Such problems are unusual even for a Trump appointee, and they provided so much schadenfreude for Gorka’s haters that we have heard almost nothing about the merits of the man’s actual writings and beliefs. The New York Times story about his likely departure from the White House was typically glib: Gorka, it said, “has said violence is a fundamental part of Islam and emanates from the language of the Quran. He rejects scholars’ assessment that Islamic militancy is an outgrowth of poverty, poor governance and war.” This tone of certainty is a pity, because these issues are not settled, and when Gorka is gone (perhaps shifted to some other federal agency, as the Examiner says), the worst of his ideas may linger. When advanced by someone without a fetish for unearned titles and fascist memorabilia, they will be harder to combat.

Gorka’s 2016 book Defeating Jihad: The Winnable War served as a template for Trump’s confrontation with “radical Islam” (a phrase whose use Gorka encouraged). It is a strange book. The first 40 pages barely mention Islam or jihad at all, and instead focus on Gorka’s father’s persecution in Hungary. A very large appendix reproduces in mimeograph the “Long Telegram” by George Kennan, whose grand strategic thinking Gorka wishes to emulate.

Defeating Jihad feels shorter than its 256 pages—not because of its crisp or thrilling writing, but because many sections feel like rewrites of Wikipedia entries, with only the most basic facts about Islamic history and jihadist groups of yore. These sections are the prose equivalent of a Happy Meal, familiar and predictable and minimally nourishing. They are easy to read because they make few claims, other than to reproduce a potted history of a random selection of Islamist groups.

The toy inside this box of processed history—the reason Gorka wrote it in the first place—is a simple pair of claims. The first is that Islam—a single, unified political ideology—is behind jihadism, and that “poverty and lack of education” are not causes of terrorism. The second is that confronting it requires a grand unified front, fortified and resolute, akin to the full-court press that defeated global communism in the 20th century, with his own father playing a small but noble part.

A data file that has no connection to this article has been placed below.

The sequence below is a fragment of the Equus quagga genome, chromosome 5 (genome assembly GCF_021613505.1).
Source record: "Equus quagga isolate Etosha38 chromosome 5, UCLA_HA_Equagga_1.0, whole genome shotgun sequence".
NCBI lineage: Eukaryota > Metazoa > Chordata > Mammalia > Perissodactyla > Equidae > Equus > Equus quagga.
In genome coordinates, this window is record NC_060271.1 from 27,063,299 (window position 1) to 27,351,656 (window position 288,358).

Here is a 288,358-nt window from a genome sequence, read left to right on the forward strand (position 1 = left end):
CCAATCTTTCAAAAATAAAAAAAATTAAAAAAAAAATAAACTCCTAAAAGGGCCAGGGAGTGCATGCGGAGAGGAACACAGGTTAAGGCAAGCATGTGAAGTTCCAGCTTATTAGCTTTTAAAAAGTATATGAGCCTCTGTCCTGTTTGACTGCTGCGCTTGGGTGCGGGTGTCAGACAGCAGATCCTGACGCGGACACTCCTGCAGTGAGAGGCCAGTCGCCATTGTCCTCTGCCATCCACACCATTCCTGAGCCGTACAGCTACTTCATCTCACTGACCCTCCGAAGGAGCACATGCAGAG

I dare to say that Gorka, even with a bogus Ph.D. and a quasi-Nazi medal, is not entirely wrong—and because of his Trump associations, his bombast, and his overwhelming preponderance of misguided thinking, some are reluctant to acknowledge when he has a point.

Consider his emphasis on religion. To associate jihadist terrorism with Islam, say his detractors, is to aid and comfort bigots, and to make the case for Trump’s travel ban targeting mainly Muslims, which Gorka has indeed defended. Gorka goes further than merely associating Islam with terrorism; he suggests that terrorism flows inevitably from faithful practice of it. (It is not crazy to suggest that Koranic verses urging violence are indeed urging violence; it does not follow, though, that violence is the only reading of those verses.) But his more limited claim—that religion matters for ISIS and other jihadist groups—is right, as any serious student of the subject will affirm.

Last year, the sociologists Lorne L. Dawson and Amarnath Amarasingam concluded a study of foreign fighters in Syria by saying their interviews of fighters